alt=Hakuna Matata song screen image from The Lion King"The Lion King has Happily Ever After at Magic Kingdom, Circle of Life: An Environmental Fable at Epcot, Wonderful World of Animation and Fantasmic! at Disney’s Hollywood Studios, and Festival of the Lion KingRafiki’s Planet Watch, character greetings, and Rivers of Light: We Are One at Disney’s Animal Kingdom (it’s kind of a big deal there). That means… it passes the test?! But Circle of Life, though long-running and definitely qualifying as an attraction, closed in 2018. It’s extinct now. Should that count? Hmmm…I don’t think it should. Current representation only. It would just get too thick to comb through other possibilities over the years otherwise. So, The Lion King passed in the past (ok, ok…), but it doesn’t anymore.

alt="Dory and Nemo screen image from Finding Nemo"Finding Nemo has full attractions in The Seas with Nemo & Friends at Epcot and Finding Nemo: The Musical at Animal Kingdom and small appearances in Happily Ever After at Magic Kingdom and Wonderful World of Animation at Hollywood Studios, which we’ve established do count. Meaning…Finding Nemo inarguably passes the test!

alt="Screen image of Pochahontas from the film, Pochahontas"Pocahontas has the appearance in Rivers of Light: We Are One and a character greeting at Animal Kingdom, and is featured prominently in Fantasmic! at Hollywood Studios, though isn’t included in anything at Magic Kingdom or Epcot.

alt"screen image of Moana from the film, Moana"Moana has brief appearances in Rivers of Light: We Are One at Animal Kingdom and Fantasmic! at Hollywood Studios, with rather spotlighted appearances in Wonderful World of Animation at Hollywood Studios and Happily Ever After at Magic Kingdom. Alas, though, without any Epcot features to boast, Moana doesn’t pass the test.

alt="screen image of Jane and Tarzan from the film Tarzan"Tarzan again reels in Animal Kingdom representation with Rivers of Light: We Are One and gains a surprising prominence of two songs (!) in Happily Ever After at Magic Kingdom. Though it doesn’t pull off anything else in either remaining park.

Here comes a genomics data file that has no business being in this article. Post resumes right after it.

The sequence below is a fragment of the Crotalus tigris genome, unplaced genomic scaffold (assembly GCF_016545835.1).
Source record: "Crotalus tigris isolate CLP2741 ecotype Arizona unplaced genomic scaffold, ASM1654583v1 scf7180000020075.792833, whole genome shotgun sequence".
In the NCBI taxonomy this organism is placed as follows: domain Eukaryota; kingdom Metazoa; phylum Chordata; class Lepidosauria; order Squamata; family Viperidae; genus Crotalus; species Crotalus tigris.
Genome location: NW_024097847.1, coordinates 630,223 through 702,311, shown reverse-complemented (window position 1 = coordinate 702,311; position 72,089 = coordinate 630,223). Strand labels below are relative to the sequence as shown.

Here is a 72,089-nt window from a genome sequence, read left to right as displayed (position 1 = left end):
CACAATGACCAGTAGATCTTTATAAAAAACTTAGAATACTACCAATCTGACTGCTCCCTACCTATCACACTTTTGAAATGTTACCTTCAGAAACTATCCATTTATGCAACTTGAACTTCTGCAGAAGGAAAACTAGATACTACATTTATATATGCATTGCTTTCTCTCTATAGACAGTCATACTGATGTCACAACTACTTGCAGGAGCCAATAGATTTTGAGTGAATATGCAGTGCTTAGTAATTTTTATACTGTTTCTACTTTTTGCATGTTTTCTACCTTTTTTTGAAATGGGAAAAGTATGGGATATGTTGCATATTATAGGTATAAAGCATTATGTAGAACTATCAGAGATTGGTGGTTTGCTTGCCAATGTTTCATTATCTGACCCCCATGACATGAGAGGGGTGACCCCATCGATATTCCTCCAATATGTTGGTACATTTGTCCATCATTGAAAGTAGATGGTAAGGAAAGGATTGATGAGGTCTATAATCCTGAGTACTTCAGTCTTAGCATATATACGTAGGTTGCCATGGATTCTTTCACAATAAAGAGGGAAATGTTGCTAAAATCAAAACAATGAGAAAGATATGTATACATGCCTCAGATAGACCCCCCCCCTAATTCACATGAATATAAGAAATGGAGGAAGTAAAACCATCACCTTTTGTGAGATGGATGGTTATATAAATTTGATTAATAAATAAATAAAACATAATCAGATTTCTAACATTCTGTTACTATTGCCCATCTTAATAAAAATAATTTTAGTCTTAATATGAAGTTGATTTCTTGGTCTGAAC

alt="screen image of Baloo, Mowgli, and Bagheera from the film, The Jungle Book"The Jungle Book carries the same credentials as Tarzan, but also adds Wonderful World of Animation and Fantasmic! at Hollywood Studios to its list. Without Epcot, though, it doesn’t pass.

So, where are we at so far? Finding Nemo passes. The Lion King passes, but only when considering history.

Then my fellow WDW Radio team brought up an event I hadn’t thought about: Epcot International Flower and Garden Festival. The annual crowd favorite includes quite a collection of character topiaries, and by my definition of “representation,” a photo-op counted. At first I thought this would broaden the selection wide again. But when really thinking about it, still the only films to pass on this criteria from the Animal Kingdom list are  Bambi (which isn’t in any of the remaining two parks) and The Lion King. This still helped, though., since Circle of Life is extinct, this officially means The Lion King passes the test, too!

The “useless knowledge” file in my brain then remembered that there used to be dedicated character greetings at Animal Kingdom for Winnie the Pooh and Stitch (separately). The more I thought about it, both of those characters at one point were available to meet guests in every park. By my definition of representation in a theme park, that counted, which would add The Many Adventures of Winnie the Pooh and Lilo & Stitch to the list if the past counted.

alt="screen image of Simba from the film, The Lion King"Additionally, several others are very, very close. Frozen make the cut for three parks. If we extended our search beyond just the parks, films like Toy Story or Cars are represented in their own wings of resort hotels. (But then again, so are our champions, The Lion King and Finding Nemo.) That has to count for something, right? Surely it does in the scheme of things, but unfortunately not for our test. That title is reserved for, curiously, two films which each held the record for highest-grossing animated film when they released!

What do you think? Is there a movie we left out? What do you think qualifies something as being represented in a park?

(All images © Disney.)

To learn more about Blake Taylor and read his other posts on the WDW Radio Blog, visit his author page.